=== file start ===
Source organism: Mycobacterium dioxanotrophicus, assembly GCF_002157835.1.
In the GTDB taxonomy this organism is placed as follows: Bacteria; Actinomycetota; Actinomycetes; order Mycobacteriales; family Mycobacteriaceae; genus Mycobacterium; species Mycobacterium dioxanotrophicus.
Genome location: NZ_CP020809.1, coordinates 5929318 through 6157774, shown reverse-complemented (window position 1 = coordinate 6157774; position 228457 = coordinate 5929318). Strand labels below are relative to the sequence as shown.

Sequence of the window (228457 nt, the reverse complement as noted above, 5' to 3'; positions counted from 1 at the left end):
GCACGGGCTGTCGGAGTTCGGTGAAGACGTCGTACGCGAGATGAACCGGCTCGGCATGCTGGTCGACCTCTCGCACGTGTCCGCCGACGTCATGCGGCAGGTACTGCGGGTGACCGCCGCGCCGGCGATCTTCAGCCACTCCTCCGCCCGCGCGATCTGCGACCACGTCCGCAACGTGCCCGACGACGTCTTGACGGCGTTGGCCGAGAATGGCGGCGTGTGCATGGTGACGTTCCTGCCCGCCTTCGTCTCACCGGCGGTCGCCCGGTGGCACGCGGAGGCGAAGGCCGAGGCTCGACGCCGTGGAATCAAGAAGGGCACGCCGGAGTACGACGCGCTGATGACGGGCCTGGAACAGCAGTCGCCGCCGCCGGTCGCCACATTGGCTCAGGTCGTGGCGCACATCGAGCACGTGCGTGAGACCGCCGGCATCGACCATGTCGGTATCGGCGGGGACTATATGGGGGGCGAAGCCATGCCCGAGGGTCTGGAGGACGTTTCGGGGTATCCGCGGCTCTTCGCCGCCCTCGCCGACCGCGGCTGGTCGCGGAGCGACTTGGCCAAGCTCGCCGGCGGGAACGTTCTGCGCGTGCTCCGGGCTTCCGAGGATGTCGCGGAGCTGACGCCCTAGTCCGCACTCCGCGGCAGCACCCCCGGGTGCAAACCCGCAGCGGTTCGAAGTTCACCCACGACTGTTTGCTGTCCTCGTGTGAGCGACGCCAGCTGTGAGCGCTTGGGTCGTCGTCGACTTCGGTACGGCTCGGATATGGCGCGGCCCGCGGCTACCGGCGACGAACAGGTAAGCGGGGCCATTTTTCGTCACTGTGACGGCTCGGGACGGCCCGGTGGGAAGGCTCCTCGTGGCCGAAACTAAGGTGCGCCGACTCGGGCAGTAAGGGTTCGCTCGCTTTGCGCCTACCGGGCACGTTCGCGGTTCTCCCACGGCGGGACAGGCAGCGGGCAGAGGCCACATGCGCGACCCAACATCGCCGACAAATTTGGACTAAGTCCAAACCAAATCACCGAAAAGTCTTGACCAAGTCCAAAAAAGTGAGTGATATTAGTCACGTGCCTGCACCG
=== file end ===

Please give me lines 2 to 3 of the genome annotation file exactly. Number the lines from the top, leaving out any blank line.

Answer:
In the GTDB taxonomy this organism is placed as follows: Bacteria; Actinomycetota; Actinomycetes; order Mycobacteriales; family Mycobacteriaceae; genus Mycobacterium; species Mycobacterium dioxanotrophicus.
Genome location: NZ_CP020809.1, coordinates 5929318 through 6157774, shown reverse-complemented (window position 1 = coordinate 6157774; position 228457 = coordinate 5929318). Strand labels below are relative to the sequence as shown.